United States Economic Policy and International Relations

By Raymond F. Mikesell | Go to book overview

Editor's Introduction

FOR YEARS many teachers of economics and other professional economists have felt the need of a series of books on economic subjects which is not filled by the usual textbook or by the highly technical treatise.

This present series, published under the general title of The Economics Handbook Series, was planned with these needs in mind. Designed first of all for students, the volumes are useful in the ever-growing field of adult education and also are of interest to the informed general reader.

The volumes are not long--they give the essentials of the subject matter within the limits of a few hundred pages; they present a distillate of accepted theory and practice, without the detailed approach of the technical treatise. Each volume is a unit, standing on its own.

The authors are scholars, each writing on an economic subject of which he is an authority. In this series the author's first task was not to make important contributions to knowledge--although many of them do--but so to present his subject matter that his work as a scholar will carry its maximum influence outside as well as inside the classroom. The time has come to redress the balance between the energies spent on the creation of new ideas and on their dissemination. Economic ideas are unproductive if they do not spread beyond the world of scholars. Popularizers without technical competence, unqualified textbook writers, and sometimes even charlatans control too large a part of the market for economic ideas.

In the classroom The Economics Handbook Series will serve, it is hoped, as brief surveys in one-semester courses, as supplementary reading in introductory courses, and in other courses in which the subject is related.

In this book, Professor Raymond Mikesell deals with major issues of international economic policies: the balance of payments, assistance and loan policies, inclusive of the European Recovery Program, dollar shortage, tariff and other restrictive policies, the International Trade Organization, the International Monetary Fund and the International Bank, foreign exchange rates, and exchange controls. The reader will find in this book the major facets of the substantial issues in the area of international economic policies discussed and opposing positions weighed. Preliminary to the discussion of the significant problems of the last ten years, Professor Mikesell presents a brief historical survey.

-xi-

Notes for this page

Add a new note
If you are trying to select text to create highlights or citations, remember that you must now click or tap on the first word, and then click or tap on the last word.
One moment ...
Default project is now your active project.
Project items

Items saved from this book

This book has been saved
Highlights (0)
Some of your highlights are legacy items.

Highlights saved before July 30, 2012 will not be displayed on their respective source pages.

You can easily re-create the highlights by opening the book page or article, selecting the text, and clicking “Highlight.”

Citations (0)
Some of your citations are legacy items.

Any citation created before July 30, 2012 will labeled as a “Cited page.” New citations will be saved as cited passages, pages or articles.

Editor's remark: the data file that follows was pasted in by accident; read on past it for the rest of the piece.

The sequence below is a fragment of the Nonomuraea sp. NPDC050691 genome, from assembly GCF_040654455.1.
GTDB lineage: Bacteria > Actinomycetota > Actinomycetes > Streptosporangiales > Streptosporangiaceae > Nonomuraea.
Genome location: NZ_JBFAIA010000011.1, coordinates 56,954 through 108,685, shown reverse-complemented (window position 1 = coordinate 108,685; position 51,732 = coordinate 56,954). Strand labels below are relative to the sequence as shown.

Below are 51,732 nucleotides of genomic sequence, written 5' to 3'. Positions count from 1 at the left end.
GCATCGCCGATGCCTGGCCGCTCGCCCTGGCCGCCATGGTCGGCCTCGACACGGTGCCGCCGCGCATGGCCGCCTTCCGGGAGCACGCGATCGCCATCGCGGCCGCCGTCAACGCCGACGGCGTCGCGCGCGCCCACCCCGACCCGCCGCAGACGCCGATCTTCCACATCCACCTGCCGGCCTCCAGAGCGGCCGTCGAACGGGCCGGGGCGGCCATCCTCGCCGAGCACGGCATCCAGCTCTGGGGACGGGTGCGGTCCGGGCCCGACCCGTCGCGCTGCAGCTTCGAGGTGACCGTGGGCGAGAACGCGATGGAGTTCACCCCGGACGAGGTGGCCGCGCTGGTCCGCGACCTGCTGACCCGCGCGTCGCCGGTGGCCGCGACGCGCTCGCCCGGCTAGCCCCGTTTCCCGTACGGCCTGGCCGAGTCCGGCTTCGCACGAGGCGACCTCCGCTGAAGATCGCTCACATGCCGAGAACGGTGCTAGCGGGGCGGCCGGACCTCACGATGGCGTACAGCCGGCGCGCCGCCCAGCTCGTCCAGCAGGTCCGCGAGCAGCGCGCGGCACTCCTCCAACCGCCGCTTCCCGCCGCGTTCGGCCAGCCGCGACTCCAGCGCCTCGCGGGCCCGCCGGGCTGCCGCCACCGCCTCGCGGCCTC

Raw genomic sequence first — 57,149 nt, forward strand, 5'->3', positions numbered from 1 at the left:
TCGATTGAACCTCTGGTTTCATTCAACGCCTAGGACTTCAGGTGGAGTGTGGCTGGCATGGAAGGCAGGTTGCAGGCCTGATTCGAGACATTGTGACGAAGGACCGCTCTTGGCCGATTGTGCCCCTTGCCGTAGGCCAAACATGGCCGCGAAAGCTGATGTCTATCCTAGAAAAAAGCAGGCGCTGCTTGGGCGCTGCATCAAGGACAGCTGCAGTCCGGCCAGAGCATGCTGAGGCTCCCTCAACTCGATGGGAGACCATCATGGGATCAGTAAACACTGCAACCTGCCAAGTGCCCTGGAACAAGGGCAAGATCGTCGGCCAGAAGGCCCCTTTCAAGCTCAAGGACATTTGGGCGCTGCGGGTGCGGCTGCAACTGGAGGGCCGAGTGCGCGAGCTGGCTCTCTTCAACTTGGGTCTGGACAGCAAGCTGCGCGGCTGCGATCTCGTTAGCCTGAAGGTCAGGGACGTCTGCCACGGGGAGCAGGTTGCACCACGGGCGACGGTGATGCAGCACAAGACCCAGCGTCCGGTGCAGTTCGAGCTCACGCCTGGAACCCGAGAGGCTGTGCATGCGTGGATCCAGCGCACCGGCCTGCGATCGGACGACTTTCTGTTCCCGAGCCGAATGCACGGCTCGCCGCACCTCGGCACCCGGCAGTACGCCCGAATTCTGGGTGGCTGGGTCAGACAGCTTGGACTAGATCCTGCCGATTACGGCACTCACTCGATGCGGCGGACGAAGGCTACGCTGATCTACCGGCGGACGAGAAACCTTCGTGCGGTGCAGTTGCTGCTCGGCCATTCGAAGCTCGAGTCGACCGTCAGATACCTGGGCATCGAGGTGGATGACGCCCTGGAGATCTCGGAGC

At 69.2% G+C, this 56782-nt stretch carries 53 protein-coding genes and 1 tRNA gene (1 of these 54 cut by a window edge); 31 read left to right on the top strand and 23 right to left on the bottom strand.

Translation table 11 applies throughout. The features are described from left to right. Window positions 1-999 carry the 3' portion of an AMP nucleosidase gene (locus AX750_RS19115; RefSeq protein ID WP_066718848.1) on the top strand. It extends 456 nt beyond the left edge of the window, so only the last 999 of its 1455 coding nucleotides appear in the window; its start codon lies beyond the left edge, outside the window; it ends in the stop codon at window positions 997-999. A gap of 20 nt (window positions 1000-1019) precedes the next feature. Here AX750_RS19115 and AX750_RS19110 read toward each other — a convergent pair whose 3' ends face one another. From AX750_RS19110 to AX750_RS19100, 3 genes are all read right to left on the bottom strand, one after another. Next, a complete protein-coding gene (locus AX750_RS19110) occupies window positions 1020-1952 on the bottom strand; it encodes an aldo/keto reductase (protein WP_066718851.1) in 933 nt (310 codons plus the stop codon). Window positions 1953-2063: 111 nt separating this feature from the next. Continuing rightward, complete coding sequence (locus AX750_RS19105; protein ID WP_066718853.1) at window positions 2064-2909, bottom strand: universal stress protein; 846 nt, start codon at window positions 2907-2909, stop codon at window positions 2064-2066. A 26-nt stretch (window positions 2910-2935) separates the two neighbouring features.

We also added the ability to view new citations from your projects or the book or article where you created them.

Notes (0)
Bookmarks (0)

You have no saved items from this book

Project items include:
  • Saved book/article
  • Highlights
  • Quotes/citations
  • Notes
  • Bookmarks
Notes
Cite this page

Cited page

Style
Citations are available only to our active members.
Buy instant access to cite pages or passages in MLA, APA and Chicago citation styles.

(Einhorn, 1992, p. 25)

(Einhorn 25)

1. Lois J. Einhorn, Abraham Lincoln, the Orator: Penetrating the Lincoln Legend (Westport, CT: Greenwood Press, 1992), 25, http://www.questia.com/read/27419298.

Cited page

Bookmark this page
United States Economic Policy and International Relations
Table of contents

Table of contents

Settings

Settings

Typeface
Text size Smaller Larger Reset View mode
Search within

Search within this book

Look up

Look up a word

  • Dictionary
  • Thesaurus
Please submit a word or phrase above.
Print this page

Print this page

Why can't I print more than one page at a time?

Help
Full screen
/ 341

matching results for page

    Questia reader help

    How to highlight and cite specific passages

    1. Click or tap the first word you want to select.
    2. Click or tap the last word you want to select, and you’ll see everything in between get selected.
    3. You’ll then get a menu of options like creating a highlight or a citation from that passage of text.

    OK, got it!

    Cited passage

    Style
    Citations are available only to our active members.
    Buy instant access to cite pages or passages in MLA, APA and Chicago citation styles.

    "Portraying himself as an honest, ordinary person helped Lincoln identify with his audiences." (Einhorn, 1992, p. 25).

    "Portraying himself as an honest, ordinary person helped Lincoln identify with his audiences." (Einhorn 25)

    "Portraying himself as an honest, ordinary person helped Lincoln identify with his audiences."1

    1. Lois J. Einhorn, Abraham Lincoln, the Orator: Penetrating the Lincoln Legend (Westport, CT: Greenwood Press, 1992), 25, http://www.questia.com/read/27419298.

    Cited passage

    Thanks for trying Questia!

    Please continue trying out our research tools, but please note, full functionality is available only to our active members.

    Your work will be lost once you leave this Web page.

    Buy instant access to save your work.

    Already a member? Log in now.

    Oops!

    An unknown error has occurred. Please click the button below to reload the page. If the problem persists, please try again in a little while.